McLennan believes the game is on its way back after a long period of decline. Picture: Tom Dulat/Getty Images
McLennan believes the game is on its way back after a long period of decline. Picture: Tom Dulat/Getty Images

“I was approached by the head-hunters to throw my hat in the ring, but even then my wife Lucinda said, ‘You’re always complaining about how it’s being run, you should go and do it.’ She absolutely encouraged me.

“I’ve always loved the game, so I just saw this continuous decline over a long period and the narrative around the game was lost and I was concerned with where it would end up.

“I thought of the history we had, the glorious heritage of the game and our successes and that we can’t let it fail.

“It was one of those moments in life where I was asked to step in and it would have been easier to say no but then I saw it probably would implode and I’d kick myself for the rest of my life.

“There was a lot of risk and hard work attached to getting it right, but we’re on our way.”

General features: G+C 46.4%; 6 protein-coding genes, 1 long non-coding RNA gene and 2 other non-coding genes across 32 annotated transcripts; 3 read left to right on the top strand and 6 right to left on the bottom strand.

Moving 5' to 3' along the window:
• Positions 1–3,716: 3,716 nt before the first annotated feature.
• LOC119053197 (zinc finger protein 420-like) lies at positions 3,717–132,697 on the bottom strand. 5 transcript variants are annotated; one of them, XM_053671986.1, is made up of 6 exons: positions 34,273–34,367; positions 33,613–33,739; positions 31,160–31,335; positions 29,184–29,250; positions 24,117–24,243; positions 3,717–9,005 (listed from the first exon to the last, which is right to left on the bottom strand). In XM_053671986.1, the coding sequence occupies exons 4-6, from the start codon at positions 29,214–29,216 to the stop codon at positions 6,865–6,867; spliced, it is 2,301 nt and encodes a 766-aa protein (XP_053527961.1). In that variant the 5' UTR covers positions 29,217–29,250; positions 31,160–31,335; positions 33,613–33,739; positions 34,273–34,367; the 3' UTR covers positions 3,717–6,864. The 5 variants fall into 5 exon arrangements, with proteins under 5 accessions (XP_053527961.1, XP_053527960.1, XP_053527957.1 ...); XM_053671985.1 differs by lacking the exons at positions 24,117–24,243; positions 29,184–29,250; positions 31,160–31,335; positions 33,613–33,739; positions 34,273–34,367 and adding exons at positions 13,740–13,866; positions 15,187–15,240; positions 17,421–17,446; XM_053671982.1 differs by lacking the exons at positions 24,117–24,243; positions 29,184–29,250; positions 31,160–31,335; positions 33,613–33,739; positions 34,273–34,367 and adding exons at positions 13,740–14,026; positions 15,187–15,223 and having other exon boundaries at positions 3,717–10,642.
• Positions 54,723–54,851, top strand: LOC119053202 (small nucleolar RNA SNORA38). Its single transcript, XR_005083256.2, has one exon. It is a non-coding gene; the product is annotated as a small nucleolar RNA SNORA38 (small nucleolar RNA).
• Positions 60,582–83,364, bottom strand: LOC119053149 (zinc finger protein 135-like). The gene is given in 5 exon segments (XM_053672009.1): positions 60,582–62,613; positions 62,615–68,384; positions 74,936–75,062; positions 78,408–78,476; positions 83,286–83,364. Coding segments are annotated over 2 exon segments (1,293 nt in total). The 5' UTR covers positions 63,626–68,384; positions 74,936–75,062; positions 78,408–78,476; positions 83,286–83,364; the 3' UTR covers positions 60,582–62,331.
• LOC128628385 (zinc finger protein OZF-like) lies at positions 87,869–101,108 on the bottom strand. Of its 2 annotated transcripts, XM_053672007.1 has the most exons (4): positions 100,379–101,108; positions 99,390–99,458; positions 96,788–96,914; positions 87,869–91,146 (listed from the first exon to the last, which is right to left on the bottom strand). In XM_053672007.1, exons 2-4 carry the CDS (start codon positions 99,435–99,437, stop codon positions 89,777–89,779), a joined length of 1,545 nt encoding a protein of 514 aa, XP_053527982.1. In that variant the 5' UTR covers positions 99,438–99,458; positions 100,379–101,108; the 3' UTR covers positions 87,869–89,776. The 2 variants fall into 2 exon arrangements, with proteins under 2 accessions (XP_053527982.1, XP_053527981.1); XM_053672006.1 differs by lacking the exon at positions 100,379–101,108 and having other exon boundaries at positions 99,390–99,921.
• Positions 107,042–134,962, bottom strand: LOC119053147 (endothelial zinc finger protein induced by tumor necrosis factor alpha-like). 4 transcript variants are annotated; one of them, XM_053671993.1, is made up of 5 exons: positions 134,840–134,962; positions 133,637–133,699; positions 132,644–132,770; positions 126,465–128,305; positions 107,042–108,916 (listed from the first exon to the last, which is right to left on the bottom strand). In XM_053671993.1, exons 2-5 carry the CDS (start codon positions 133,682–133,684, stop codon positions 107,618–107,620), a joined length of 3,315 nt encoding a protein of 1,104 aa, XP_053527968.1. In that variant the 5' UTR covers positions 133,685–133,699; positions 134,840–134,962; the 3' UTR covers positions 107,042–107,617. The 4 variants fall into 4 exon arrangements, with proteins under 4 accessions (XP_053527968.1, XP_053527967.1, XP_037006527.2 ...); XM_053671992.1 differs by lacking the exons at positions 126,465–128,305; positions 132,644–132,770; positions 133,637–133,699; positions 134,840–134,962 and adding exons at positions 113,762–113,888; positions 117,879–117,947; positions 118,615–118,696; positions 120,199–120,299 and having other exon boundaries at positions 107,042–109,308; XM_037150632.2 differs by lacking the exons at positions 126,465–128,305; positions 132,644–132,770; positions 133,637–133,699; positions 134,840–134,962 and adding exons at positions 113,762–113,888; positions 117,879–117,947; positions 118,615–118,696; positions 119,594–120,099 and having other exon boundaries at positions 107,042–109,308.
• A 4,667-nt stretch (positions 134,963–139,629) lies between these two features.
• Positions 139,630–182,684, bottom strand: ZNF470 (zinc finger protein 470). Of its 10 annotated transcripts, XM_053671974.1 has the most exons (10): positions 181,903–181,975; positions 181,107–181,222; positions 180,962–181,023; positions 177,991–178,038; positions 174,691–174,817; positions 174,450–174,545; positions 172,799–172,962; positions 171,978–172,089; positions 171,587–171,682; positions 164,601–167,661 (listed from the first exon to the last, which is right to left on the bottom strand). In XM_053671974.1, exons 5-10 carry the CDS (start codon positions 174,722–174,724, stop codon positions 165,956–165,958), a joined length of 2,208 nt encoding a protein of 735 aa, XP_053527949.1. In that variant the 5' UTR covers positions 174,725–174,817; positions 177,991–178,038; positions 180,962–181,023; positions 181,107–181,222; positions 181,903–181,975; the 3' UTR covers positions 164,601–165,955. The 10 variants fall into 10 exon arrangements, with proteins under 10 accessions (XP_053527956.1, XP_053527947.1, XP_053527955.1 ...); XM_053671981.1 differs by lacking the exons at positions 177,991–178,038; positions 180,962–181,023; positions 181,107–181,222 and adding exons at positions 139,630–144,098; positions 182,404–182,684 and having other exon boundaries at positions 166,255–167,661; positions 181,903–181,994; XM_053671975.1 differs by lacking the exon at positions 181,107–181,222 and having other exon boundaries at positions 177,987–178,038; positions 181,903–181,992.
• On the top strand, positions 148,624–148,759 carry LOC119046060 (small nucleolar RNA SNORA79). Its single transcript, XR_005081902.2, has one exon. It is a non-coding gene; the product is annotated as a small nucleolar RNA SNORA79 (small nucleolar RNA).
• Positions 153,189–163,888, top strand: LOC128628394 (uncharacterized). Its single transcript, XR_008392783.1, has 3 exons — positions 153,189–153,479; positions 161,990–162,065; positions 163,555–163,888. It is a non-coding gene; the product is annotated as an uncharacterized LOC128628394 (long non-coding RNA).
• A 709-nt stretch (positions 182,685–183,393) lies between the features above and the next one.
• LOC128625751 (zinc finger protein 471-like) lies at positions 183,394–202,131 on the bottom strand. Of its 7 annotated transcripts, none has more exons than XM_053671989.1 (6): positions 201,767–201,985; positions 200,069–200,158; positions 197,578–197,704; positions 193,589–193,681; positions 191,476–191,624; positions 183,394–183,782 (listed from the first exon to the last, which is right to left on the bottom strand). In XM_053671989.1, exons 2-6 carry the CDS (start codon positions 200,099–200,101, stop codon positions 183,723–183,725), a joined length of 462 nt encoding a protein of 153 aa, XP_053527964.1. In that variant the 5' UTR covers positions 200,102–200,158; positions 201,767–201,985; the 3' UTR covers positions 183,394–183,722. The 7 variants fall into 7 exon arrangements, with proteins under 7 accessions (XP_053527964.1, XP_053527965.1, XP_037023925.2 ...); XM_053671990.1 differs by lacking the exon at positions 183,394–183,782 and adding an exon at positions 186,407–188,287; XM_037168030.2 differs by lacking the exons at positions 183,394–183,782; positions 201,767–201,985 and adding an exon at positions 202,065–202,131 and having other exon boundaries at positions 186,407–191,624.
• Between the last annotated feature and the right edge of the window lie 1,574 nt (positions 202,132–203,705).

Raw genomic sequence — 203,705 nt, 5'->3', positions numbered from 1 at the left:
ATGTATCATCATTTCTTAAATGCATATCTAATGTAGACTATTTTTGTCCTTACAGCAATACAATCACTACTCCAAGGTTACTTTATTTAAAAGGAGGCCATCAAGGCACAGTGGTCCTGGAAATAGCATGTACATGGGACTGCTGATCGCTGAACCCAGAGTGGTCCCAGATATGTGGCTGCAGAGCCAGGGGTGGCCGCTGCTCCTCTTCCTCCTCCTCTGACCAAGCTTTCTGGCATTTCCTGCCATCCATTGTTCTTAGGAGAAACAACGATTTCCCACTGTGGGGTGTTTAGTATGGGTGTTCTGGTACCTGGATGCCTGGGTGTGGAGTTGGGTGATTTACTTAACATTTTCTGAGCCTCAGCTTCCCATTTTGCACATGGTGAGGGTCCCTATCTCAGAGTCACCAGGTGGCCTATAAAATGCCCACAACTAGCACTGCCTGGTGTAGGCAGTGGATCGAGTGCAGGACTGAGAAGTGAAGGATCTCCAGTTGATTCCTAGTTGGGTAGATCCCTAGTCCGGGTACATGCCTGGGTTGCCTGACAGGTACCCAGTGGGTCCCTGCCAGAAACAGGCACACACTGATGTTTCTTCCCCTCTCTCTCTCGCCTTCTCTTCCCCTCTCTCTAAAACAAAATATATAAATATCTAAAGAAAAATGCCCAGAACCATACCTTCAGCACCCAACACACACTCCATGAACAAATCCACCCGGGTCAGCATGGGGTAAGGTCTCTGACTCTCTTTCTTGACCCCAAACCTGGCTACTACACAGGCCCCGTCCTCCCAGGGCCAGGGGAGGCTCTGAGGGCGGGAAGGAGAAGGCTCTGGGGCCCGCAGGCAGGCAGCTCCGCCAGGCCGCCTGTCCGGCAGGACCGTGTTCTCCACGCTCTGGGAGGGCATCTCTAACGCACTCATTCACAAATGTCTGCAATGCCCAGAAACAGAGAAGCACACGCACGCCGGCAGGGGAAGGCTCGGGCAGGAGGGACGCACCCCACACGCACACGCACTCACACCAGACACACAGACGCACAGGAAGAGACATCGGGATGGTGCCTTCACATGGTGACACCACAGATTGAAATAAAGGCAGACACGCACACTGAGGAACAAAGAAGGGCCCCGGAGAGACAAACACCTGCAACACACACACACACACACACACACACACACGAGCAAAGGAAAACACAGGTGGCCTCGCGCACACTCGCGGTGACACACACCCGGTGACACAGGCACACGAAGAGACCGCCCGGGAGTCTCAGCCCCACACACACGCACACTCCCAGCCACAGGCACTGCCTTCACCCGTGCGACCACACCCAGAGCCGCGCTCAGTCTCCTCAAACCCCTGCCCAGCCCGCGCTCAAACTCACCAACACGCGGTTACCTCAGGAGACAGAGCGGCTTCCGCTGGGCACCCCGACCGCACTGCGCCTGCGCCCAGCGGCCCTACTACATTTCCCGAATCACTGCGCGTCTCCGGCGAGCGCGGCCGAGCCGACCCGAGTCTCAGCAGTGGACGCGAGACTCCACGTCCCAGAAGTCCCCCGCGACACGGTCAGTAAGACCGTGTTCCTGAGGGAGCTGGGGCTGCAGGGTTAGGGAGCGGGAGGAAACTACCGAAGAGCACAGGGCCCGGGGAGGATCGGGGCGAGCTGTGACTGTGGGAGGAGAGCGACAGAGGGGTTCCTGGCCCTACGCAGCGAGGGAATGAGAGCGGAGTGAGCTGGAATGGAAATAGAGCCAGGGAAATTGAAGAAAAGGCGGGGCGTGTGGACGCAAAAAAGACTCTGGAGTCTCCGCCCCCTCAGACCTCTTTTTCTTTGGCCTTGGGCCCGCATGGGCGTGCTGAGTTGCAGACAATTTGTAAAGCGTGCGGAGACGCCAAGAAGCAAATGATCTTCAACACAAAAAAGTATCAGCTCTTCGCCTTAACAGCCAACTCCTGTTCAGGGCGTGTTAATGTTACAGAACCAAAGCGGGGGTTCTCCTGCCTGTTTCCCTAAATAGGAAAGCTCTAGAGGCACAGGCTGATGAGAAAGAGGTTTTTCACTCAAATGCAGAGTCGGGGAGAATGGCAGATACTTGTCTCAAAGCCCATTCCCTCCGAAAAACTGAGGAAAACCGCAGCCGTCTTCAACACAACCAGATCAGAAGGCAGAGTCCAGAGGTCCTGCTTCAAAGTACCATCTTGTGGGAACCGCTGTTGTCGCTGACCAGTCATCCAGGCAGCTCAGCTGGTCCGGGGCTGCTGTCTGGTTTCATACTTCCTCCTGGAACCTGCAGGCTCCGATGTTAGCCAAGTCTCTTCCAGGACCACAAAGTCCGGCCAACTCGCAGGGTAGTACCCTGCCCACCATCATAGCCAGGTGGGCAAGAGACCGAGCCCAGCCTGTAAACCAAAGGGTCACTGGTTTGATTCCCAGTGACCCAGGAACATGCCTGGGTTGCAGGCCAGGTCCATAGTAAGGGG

Despite the doom and gloom, McLennan, who was taken aback listening to the bagpipes and hearing the Flower of Scotland at Murrayfield last year, says what has surprised him most about taking on the role is how “important the game is to so many people”.

“People really care about it. For some people, it’s the most important thing in their lives,” he says.

“They go out to community games, they help out at clubs, they volunteer their time and to see that all disappear would have been tragic.

“I still think rugby has the best of old-school Australian values being mateship and doing the right thing.”